BTW, Arauco Salud has been bought by Megasalud, so it will change names soon. The whole thing is a mess right now and the people working there might have been lobotomized recently, judging form the way the handle things. It was an ode to ineptitude.
Thankfully, the only doctor we have over there is a family friend, so it made the whole visit a lot less uncomfortable.
Great topic. I really haven't had many try to practice their English on me, but I did have an ortorrino (ENT) hum churchy hymns as she shined her little light up my nose… Needless to say, I didn't rush back there in any big hurry…
And let me guess, did your urine sample story involve the assistant who wanted to hold the cup? (yeah, like that went over real well!)
I've had pretty good experiences with doctors here- No budding English students, professional care and a couple of good contacts out of them; my last doctor's brother is head of SII in Santa Cruz, always helpful 🙂 I do only go to the most expensive clinicas I can find though, I'm a bit cuico like that.
I also think doctors treat girls differently here. And rightly so. Everyone knows it's a big, bad world out there and girls are poor, defenceless little lambcitas who must be protected from real language.
I have no idea whatsoever how my insurance actually works. I come from a first world country and first world countries have universal health care. All I know is that I pay 30 luca a month and get pretty much fuck all to show for it, apart from a card from Banmedica with my name spelled incorrectly.
Matt says: "All I know is that I pay 30 luca a month and get pretty much fuck all to show for it, apart from a card from Banmedica with my name spelled incorrectly."
Women, beware. You will not find health insurance anywhere near this cheap (most people I know who go private pay between 150% and 200% of this) because of a little something I like to call "the uterus tax." When I pointed out how ridiculous it is to tax me for something I'm not planning on using, an employee said, but women go to the doctor all the time! And I said, yes, and men don't go until they're on the verge of death. And she said, yeah, and then they die. That's cheaper for us!
You heard it here first!
And Margaret, my story is worse than cup holding. I don't even know if I can tell it! But in the end, all was fine and my pipi is limpiecito, which I know everyone was worried about.
Um, I want to hear the story, although I may regret it later 😉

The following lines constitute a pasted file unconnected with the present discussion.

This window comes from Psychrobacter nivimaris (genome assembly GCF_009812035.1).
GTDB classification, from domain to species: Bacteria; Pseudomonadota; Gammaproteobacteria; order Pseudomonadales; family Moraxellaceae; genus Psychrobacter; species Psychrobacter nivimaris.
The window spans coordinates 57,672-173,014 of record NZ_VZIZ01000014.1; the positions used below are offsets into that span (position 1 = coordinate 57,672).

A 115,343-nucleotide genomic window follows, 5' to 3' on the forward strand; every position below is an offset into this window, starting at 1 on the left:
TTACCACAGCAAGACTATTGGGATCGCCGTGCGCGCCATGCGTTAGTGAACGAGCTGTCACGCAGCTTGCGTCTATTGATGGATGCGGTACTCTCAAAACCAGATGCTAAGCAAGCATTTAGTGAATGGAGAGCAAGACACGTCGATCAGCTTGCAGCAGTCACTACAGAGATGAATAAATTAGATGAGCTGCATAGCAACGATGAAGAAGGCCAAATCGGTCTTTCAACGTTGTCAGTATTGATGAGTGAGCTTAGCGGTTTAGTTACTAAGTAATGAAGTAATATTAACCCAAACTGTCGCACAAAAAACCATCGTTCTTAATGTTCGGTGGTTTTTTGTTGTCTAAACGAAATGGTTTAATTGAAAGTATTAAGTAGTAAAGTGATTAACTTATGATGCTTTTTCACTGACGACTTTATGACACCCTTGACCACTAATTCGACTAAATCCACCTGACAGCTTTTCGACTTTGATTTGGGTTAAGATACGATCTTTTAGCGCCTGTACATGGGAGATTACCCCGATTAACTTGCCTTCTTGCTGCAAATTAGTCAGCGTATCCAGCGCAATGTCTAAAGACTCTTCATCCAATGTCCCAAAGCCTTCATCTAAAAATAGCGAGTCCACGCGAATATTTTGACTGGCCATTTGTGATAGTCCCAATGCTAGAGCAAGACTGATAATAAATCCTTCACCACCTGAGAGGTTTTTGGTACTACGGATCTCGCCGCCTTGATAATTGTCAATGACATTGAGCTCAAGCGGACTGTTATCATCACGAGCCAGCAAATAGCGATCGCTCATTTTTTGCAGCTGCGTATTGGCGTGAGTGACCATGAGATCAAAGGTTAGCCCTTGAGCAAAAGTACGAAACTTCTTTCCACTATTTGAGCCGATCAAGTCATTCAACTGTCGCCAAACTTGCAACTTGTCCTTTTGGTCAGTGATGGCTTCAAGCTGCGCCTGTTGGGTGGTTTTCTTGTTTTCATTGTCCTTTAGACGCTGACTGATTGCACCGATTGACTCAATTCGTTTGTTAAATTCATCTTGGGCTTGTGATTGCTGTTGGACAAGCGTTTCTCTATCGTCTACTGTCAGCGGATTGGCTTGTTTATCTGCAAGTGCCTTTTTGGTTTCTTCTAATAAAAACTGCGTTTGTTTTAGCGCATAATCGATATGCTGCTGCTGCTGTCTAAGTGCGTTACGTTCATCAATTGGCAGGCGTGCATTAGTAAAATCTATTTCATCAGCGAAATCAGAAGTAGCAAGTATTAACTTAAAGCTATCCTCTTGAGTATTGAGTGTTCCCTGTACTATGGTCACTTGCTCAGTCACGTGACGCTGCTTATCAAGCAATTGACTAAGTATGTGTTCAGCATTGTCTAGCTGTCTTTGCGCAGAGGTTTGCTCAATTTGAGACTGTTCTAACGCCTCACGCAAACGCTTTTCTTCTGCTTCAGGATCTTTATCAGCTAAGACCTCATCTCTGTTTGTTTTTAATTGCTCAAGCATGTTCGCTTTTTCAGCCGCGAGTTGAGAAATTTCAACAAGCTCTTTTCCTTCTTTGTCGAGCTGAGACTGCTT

First, to Matt: "I come from a first world country and first world countries have universal health care. All I know is that I pay 30 luca a month and get pretty much fuck all to show for it."
Ha. Hahahahahaha. I only laugh because while your first world country does in fact have universal health care, the US does not. I would far rather be uninsured and poor in Chile than in the US. And like Eileen said, I pay twice what you do simply because I'm a girl, and I have not yet hit 25, at which age I apparently will become a baby making machine and have to pay accordingly.
Back to the post: yes, this overweight thing is weird. I've only had it at the gym last year, when the guy told me my BMI which was on the low end of the healthy range and then said "so you shouldn't lose weight, you should just get rid of some of this fat and make more muscle." Granted I hadn't been working out regularly, but following this guy's advice would have put me in serious athlete BMI territory. Seems like maybe they should work on encouraging proper nutrition and exercise on a societal level before focusing on telling the gringas to lose weight? I'm sorry, I'm 5'9", if you ask me to weigh what a 5'2" Chilean woman weighs I will actually die.
interesante post, en realidad todo lo que tiene que ver con salud en un buen tema en cualquier parte del mundo, nunca sabes si lo vas a ocupar, como chilena nunca he tenido malas experiencias en cuanto a salud talves sera porque consulto poco, y de los dos sistemas que funcionan en chile he usado ambos, y hay diferencias en cuanto a coberturas se trata, ahora en cuanto a atención son muy similares.
En cuanto a los hospitales, postas o consultorios publicos te atienden con cualquier tipo de prevision que tengas, ya sea privada o publica, por lo general si tienes isapre pagas una consulta particular luego tu isapre te reembolsa, en muchos casos si eres extranjero y te ocurrio un imprevisto que necesita una urgencia y no cuentas con prevision te atiende gratuitamente.
ah otra cosa si alguna vez tienen una urgencia y asisten a una clinica, hospital ya sea publica o privada y les exigen un cheque en garantia para su atención esto es ilegal.
"Uterus tax" is a very accurate name. Can I 'steal' it?
FWIW, I'm 30 & a woman, & pay 130000/month for private health insurance. My boyfriend, who's 32, pays 55000 (yes, less than half what I pay) for exactly the same health plan, just because he's a guy.%$#@€€&/@~!!!